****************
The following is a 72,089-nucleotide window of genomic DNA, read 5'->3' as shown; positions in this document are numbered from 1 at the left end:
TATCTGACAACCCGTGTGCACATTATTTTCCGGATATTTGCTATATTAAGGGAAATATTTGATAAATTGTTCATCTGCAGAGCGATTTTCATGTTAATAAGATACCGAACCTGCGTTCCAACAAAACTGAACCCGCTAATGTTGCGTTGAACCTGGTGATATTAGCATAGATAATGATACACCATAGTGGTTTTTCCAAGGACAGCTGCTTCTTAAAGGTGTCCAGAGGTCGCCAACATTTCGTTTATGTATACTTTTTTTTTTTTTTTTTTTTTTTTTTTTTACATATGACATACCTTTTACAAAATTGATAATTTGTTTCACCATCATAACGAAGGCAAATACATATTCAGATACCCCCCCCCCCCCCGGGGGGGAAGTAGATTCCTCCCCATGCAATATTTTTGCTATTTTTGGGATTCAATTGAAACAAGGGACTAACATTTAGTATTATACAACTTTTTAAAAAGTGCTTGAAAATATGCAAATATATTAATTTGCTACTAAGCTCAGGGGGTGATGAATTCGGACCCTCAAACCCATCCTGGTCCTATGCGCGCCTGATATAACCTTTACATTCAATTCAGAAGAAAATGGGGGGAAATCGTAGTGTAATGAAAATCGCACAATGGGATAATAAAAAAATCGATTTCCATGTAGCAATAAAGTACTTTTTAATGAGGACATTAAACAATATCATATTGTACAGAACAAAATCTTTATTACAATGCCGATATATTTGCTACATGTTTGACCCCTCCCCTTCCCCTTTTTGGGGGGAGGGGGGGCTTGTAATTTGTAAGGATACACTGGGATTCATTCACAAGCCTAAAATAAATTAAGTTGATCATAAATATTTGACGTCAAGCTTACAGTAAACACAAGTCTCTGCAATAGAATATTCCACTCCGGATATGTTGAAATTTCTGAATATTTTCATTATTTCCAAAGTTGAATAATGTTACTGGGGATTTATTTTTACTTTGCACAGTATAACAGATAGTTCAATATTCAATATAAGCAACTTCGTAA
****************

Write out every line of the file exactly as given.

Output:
The following is a 72,089-nucleotide window of genomic DNA, read 5'->3' as shown; positions in this document are numbered from 1 at the left end:
TATCTGACAACCCGTGTGCACATTATTTTCCGGATATTTGCTATATTAAGGGAAATATTTGATAAATTGTTCATCTGCAGAGCGATTTTCATGTTAATAAGATACCGAACCTGCGTTCCAACAAAACTGAACCCGCTAATGTTGCGTTGAACCTGGTGATATTAGCATAGATAATGATACACCATAGTGGTTTTTCCAAGGACAGCTGCTTCTTAAAGGTGTCCAGAGGTCGCCAACATTTCGTTTATGTATACTTTTTTTTTTTTTTTTTTTTTTTTTTTTTACATATGACATACCTTTTACAAAATTGATAATTTGTTTCACCATCATAACGAAGGCAAATACATATTCAGATACCCCCCCCCCCCCCGGGGGGGAAGTAGATTCCTCCCCATGCAATATTTTTGCTATTTTTGGGATTCAATTGAAACAAGGGACTAACATTTAGTATTATACAACTTTTTAAAAAGTGCTTGAAAATATGCAAATATATTAATTTGCTACTAAGCTCAGGGGGTGATGAATTCGGACCCTCAAACCCATCCTGGTCCTATGCGCGCCTGATATAACCTTTACATTCAATTCAGAAGAAAATGGGGGGAAATCGTAGTGTAATGAAAATCGCACAATGGGATAATAAAAAAATCGATTTCCATGTAGCAATAAAGTACTTTTTAATGAGGACATTAAACAATATCATATTGTACAGAACAAAATCTTTATTACAATGCCGATATATTTGCTACATGTTTGACCCCTCCCCTTCCCCTTTTTGGGGGGAGGGGGGGCTTGTAATTTGTAAGGATACACTGGGATTCATTCACAAGCCTAAAATAAATTAAGTTGATCATAAATATTTGACGTCAAGCTTACAGTAAACACAAGTCTCTGCAATAGAATATTCCACTCCGGATATGTTGAAATTTCTGAATATTTTCATTATTTCCAAAGTTGAATAATGTTACTGGGGATTTATTTTTACTTTGCACAGTATAACAGATAGTTCAATATTCAATATAAGCAACTTCGTAA